To learn more about the Michigan Service Hub please contact coordinator Richard Adler at

2017 LSTA Collaborative Library Services Grants

Karren Reish

by Karren Reish, Grants Coordinator, LM

This first year of our new subgrant program has been exciting and we have four grantees. Congratulations to all who participated. All the applicants invested time and creativity, which made for a great first year. The LM received 21 applications from public libraries, cooperatives and academic libraries. The applications were peer reviewed by the LSTA Advisory Council, made up of librarians from a range of libraries around the state and LM staff. The grantees include four large grants and four small sponsorship grants. We are looking forward to great outcomes from these grants.


Dearborn Public Library – “Dearborn Public Library and Smartlocker™ -a Community-Based Initiative” -  3-year grant for $110,000.

The Dearborn Public Library is partnering with Salina Elementary and Intermediate Schools to improve access to library material in an underserved, largely immigrant, community.  A Smartlocker™ will be installed at the Salina School Community Center that students and community members will be able to use to get public library materials. The goal is to provide community access to library material for education and entertainment, opening the doors of knowledge and lifelong learning.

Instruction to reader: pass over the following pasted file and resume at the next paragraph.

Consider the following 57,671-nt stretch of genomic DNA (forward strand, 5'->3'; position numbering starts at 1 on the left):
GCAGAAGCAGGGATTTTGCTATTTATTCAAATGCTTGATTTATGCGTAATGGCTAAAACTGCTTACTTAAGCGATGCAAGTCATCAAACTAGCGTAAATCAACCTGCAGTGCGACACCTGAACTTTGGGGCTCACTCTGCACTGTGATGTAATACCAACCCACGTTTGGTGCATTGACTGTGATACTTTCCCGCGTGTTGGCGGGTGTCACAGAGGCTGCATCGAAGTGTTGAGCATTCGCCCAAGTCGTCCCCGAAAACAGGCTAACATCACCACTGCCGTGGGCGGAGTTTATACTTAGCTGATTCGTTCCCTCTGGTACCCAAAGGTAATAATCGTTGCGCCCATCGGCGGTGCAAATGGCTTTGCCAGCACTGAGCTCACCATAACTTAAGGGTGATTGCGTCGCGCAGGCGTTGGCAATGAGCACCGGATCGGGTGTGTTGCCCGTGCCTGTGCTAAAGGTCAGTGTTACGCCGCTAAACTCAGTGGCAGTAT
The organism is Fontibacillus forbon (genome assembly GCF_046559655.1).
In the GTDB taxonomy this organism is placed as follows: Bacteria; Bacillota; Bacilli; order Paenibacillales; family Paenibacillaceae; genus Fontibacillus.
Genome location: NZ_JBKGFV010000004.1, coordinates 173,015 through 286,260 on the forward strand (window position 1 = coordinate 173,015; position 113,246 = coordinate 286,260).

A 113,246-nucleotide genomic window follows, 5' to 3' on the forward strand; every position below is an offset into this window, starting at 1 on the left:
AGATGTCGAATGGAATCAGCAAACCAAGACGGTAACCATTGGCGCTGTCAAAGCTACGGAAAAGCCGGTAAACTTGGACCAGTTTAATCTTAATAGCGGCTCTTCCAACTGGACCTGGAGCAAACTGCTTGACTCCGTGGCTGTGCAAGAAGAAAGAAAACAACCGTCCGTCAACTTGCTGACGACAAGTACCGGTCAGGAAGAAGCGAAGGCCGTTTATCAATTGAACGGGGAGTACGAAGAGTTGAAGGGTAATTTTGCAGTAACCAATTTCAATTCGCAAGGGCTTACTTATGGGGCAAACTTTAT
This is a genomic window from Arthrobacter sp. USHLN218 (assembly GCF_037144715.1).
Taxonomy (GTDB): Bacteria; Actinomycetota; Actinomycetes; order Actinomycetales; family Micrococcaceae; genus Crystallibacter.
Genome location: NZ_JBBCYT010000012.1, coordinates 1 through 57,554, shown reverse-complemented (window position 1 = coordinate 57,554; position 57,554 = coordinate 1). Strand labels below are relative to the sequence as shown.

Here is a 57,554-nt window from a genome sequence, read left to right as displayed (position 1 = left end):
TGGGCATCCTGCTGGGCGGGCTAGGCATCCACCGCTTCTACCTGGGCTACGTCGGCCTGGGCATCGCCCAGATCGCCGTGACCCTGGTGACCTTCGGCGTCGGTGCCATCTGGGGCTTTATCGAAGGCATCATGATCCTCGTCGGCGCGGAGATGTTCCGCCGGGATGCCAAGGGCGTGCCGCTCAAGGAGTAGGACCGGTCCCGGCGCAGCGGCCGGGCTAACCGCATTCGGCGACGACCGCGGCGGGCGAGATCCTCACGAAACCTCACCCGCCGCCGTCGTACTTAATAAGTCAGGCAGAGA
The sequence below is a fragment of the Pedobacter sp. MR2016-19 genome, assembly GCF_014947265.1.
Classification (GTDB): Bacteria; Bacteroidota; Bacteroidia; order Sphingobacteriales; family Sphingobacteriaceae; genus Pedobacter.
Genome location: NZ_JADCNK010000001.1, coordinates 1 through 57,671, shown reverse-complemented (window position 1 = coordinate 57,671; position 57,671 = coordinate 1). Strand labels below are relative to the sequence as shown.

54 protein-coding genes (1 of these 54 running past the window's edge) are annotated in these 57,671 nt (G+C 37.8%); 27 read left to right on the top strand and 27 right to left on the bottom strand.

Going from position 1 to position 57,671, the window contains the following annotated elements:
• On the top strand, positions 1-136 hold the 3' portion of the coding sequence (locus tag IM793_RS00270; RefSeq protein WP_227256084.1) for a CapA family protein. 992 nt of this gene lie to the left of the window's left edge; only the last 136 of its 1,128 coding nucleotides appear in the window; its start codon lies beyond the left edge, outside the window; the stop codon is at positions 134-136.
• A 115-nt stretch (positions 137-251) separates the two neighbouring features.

Jackson District Library (JDL) – “Project BRIDGE (Building Relationships in Diverse Generational Experiences)” – 2-year grant for $150,000.

Project BRIDGE is supplementing the traditional elder outreach programs with innovative services for citizens living independently or in residential facilities.  It will develop a range of offerings, including:  Connections (a special collection for memory impaired individuals), JDL on the Road (a series of programs tailored for older adults), Music and Memory (a personalized music program for memory impaired participants), Reminiscence Kits (program kits designed to stimulate conversations and memories), and TimeSlips (a program using group storytelling for people with dementia).


Wayne State University (WSU) Libraries – “Discovering Michigan History” – 2-year grant for $161,747.